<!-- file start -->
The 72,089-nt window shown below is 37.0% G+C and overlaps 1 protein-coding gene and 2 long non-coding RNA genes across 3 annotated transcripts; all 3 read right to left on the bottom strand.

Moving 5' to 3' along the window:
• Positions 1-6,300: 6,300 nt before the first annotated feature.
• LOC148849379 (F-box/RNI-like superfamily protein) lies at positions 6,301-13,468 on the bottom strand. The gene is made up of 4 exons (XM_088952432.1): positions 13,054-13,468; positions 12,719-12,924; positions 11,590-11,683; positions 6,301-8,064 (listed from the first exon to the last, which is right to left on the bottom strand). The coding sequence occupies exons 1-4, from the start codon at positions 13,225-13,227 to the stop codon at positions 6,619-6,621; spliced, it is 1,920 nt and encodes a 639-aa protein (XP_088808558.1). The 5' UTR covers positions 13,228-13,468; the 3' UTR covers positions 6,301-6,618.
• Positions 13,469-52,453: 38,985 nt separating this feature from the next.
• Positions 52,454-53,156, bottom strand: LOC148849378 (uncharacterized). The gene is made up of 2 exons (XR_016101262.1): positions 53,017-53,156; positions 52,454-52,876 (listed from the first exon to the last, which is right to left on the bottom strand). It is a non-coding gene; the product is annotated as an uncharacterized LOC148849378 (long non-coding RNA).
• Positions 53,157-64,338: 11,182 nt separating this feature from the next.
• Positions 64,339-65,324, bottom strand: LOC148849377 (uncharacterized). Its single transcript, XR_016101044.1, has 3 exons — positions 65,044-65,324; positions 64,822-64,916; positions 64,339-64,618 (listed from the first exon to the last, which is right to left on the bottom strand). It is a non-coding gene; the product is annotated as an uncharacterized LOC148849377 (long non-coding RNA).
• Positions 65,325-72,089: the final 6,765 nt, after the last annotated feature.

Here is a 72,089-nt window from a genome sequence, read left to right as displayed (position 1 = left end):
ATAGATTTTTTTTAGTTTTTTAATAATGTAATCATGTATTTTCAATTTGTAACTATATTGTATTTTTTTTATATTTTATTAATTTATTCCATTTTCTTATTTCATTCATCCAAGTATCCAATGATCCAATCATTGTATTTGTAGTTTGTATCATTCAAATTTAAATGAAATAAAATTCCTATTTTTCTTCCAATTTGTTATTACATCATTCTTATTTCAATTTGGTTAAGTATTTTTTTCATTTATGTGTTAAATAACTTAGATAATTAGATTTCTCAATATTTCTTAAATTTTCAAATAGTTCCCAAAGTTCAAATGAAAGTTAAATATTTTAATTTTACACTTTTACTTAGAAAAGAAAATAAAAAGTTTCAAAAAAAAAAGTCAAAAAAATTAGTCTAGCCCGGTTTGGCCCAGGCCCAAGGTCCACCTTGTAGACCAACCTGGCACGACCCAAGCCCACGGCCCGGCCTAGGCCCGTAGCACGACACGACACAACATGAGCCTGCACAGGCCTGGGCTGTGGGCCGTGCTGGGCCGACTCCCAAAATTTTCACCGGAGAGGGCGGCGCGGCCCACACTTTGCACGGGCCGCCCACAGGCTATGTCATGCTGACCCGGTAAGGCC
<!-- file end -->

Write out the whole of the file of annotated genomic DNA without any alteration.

The 72,089-nt window shown below is 37.0% G+C and overlaps 1 protein-coding gene and 2 long non-coding RNA genes across 3 annotated transcripts; all 3 read right to left on the bottom strand.

Moving 5' to 3' along the window:
• Positions 1-6,300: 6,300 nt before the first annotated feature.
• LOC148849379 (F-box/RNI-like superfamily protein) lies at positions 6,301-13,468 on the bottom strand. The gene is made up of 4 exons (XM_088952432.1): positions 13,054-13,468; positions 12,719-12,924; positions 11,590-11,683; positions 6,301-8,064 (listed from the first exon to the last, which is right to left on the bottom strand). The coding sequence occupies exons 1-4, from the start codon at positions 13,225-13,227 to the stop codon at positions 6,619-6,621; spliced, it is 1,920 nt and encodes a 639-aa protein (XP_088808558.1). The 5' UTR covers positions 13,228-13,468; the 3' UTR covers positions 6,301-6,618.
• Positions 13,469-52,453: 38,985 nt separating this feature from the next.
• Positions 52,454-53,156, bottom strand: LOC148849378 (uncharacterized). The gene is made up of 2 exons (XR_016101262.1): positions 53,017-53,156; positions 52,454-52,876 (listed from the first exon to the last, which is right to left on the bottom strand). It is a non-coding gene; the product is annotated as an uncharacterized LOC148849378 (long non-coding RNA).
• Positions 53,157-64,338: 11,182 nt separating this feature from the next.
• Positions 64,339-65,324, bottom strand: LOC148849377 (uncharacterized). Its single transcript, XR_016101044.1, has 3 exons — positions 65,044-65,324; positions 64,822-64,916; positions 64,339-64,618 (listed from the first exon to the last, which is right to left on the bottom strand). It is a non-coding gene; the product is annotated as an uncharacterized LOC148849377 (long non-coding RNA).
• Positions 65,325-72,089: the final 6,765 nt, after the last annotated feature.

Here is a 72,089-nt window from a genome sequence, read left to right as displayed (position 1 = left end):
ATAGATTTTTTTTAGTTTTTTAATAATGTAATCATGTATTTTCAATTTGTAACTATATTGTATTTTTTTTATATTTTATTAATTTATTCCATTTTCTTATTTCATTCATCCAAGTATCCAATGATCCAATCATTGTATTTGTAGTTTGTATCATTCAAATTTAAATGAAATAAAATTCCTATTTTTCTTCCAATTTGTTATTACATCATTCTTATTTCAATTTGGTTAAGTATTTTTTTCATTTATGTGTTAAATAACTTAGATAATTAGATTTCTCAATATTTCTTAAATTTTCAAATAGTTCCCAAAGTTCAAATGAAAGTTAAATATTTTAATTTTACACTTTTACTTAGAAAAGAAAATAAAAAGTTTCAAAAAAAAAAGTCAAAAAAATTAGTCTAGCCCGGTTTGGCCCAGGCCCAAGGTCCACCTTGTAGACCAACCTGGCACGACCCAAGCCCACGGCCCGGCCTAGGCCCGTAGCACGACACGACACAACATGAGCCTGCACAGGCCTGGGCTGTGGGCCGTGCTGGGCCGACTCCCAAAATTTTCACCGGAGAGGGCGGCGCGGCCCACACTTTGCACGGGCCGCCCACAGGCTATGTCATGCTGACCCGGTAAGGCC